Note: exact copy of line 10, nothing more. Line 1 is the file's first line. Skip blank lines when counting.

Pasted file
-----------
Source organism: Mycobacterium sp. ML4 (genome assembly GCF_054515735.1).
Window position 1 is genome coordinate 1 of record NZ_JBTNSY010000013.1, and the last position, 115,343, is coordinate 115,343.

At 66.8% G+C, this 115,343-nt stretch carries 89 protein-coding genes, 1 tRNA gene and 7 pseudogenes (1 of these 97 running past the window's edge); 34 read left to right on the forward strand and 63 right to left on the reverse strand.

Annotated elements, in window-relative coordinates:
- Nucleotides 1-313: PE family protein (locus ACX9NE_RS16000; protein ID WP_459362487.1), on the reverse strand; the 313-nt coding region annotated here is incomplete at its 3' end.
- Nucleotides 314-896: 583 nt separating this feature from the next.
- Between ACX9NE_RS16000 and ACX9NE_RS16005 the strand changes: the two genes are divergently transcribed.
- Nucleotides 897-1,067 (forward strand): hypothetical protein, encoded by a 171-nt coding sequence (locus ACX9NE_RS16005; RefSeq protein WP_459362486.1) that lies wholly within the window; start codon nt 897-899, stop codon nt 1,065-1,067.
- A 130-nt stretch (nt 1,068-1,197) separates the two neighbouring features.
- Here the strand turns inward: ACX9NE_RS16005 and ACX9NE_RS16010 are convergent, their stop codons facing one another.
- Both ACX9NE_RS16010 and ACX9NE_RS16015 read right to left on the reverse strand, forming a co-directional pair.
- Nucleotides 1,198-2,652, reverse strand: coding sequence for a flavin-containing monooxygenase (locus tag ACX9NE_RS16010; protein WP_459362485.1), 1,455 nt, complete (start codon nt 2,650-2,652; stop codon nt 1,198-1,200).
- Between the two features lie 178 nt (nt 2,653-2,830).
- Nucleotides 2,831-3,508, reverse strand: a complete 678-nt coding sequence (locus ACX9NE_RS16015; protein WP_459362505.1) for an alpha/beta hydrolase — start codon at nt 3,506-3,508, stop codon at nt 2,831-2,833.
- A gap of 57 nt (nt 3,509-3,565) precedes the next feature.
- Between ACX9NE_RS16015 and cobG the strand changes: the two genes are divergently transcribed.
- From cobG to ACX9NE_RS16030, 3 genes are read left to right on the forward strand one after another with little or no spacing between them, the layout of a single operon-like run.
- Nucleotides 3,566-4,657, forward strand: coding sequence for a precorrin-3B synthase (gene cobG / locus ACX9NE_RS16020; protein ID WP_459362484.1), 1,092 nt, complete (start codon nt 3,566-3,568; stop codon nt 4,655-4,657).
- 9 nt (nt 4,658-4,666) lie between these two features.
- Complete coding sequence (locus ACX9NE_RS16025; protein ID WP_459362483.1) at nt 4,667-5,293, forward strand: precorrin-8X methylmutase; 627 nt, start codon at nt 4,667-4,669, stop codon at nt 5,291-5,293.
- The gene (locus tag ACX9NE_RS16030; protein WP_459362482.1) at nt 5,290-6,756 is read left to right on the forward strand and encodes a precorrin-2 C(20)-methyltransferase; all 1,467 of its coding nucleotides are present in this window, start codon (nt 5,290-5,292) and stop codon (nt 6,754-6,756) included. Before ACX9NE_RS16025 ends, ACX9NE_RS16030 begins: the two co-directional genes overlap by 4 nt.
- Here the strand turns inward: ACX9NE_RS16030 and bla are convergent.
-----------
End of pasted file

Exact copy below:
- Here the strand turns inward: ACX9NE_RS16005 and ACX9NE_RS16010 are convergent, their stop codons facing one another.